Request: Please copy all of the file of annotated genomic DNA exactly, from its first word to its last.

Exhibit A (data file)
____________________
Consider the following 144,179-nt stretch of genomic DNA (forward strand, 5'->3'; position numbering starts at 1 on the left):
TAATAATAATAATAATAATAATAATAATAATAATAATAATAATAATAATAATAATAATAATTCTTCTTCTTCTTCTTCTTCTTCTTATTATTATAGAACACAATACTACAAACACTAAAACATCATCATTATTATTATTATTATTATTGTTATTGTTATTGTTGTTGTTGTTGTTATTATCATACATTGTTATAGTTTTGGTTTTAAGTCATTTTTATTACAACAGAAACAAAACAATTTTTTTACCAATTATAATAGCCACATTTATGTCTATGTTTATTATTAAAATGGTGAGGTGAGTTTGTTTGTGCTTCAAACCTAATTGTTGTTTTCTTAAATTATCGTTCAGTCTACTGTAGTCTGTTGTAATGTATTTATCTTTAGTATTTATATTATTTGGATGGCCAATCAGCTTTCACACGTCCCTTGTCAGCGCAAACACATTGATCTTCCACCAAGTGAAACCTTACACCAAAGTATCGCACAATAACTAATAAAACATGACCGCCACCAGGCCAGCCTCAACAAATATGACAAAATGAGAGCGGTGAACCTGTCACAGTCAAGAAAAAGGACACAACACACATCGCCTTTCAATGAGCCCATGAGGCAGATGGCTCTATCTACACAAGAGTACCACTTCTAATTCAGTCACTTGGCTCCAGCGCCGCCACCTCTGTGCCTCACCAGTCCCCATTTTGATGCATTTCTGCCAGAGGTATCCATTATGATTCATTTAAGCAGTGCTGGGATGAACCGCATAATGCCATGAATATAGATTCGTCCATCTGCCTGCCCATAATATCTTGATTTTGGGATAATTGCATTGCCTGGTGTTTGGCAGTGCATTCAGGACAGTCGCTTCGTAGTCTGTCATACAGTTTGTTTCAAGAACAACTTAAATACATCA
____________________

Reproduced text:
Consider the following 144,179-nt stretch of genomic DNA (forward strand, 5'->3'; position numbering starts at 1 on the left):
TAATAATAATAATAATAATAATAATAATAATAATAATAATAATAATAATAATAATAATAATTCTTCTTCTTCTTCTTCTTCTTCTTATTATTATAGAACACAATACTACAAACACTAAAACATCATCATTATTATTATTATTATTATTGTTATTGTTATTGTTGTTGTTGTTGTTATTATCATACATTGTTATAGTTTTGGTTTTAAGTCATTTTTATTACAACAGAAACAAAACAATTTTTTTACCAATTATAATAGCCACATTTATGTCTATGTTTATTATTAAAATGGTGAGGTGAGTTTGTTTGTGCTTCAAACCTAATTGTTGTTTTCTTAAATTATCGTTCAGTCTACTGTAGTCTGTTGTAATGTATTTATCTTTAGTATTTATATTATTTGGATGGCCAATCAGCTTTCACACGTCCCTTGTCAGCGCAAACACATTGATCTTCCACCAAGTGAAACCTTACACCAAAGTATCGCACAATAACTAATAAAACATGACCGCCACCAGGCCAGCCTCAACAAATATGACAAAATGAGAGCGGTGAACCTGTCACAGTCAAGAAAAAGGACACAACACACATCGCCTTTCAATGAGCCCATGAGGCAGATGGCTCTATCTACACAAGAGTACCACTTCTAATTCAGTCACTTGGCTCCAGCGCCGCCACCTCTGTGCCTCACCAGTCCCCATTTTGATGCATTTCTGCCAGAGGTATCCATTATGATTCATTTAAGCAGTGCTGGGATGAACCGCATAATGCCATGAATATAGATTCGTCCATCTGCCTGCCCATAATATCTTGATTTTGGGATAATTGCATTGCCTGGTGTTTGGCAGTGCATTCAGGACAGTCGCTTCGTAGTCTGTCATACAGTTTGTTTCAAGAACAACTTAAATACATCA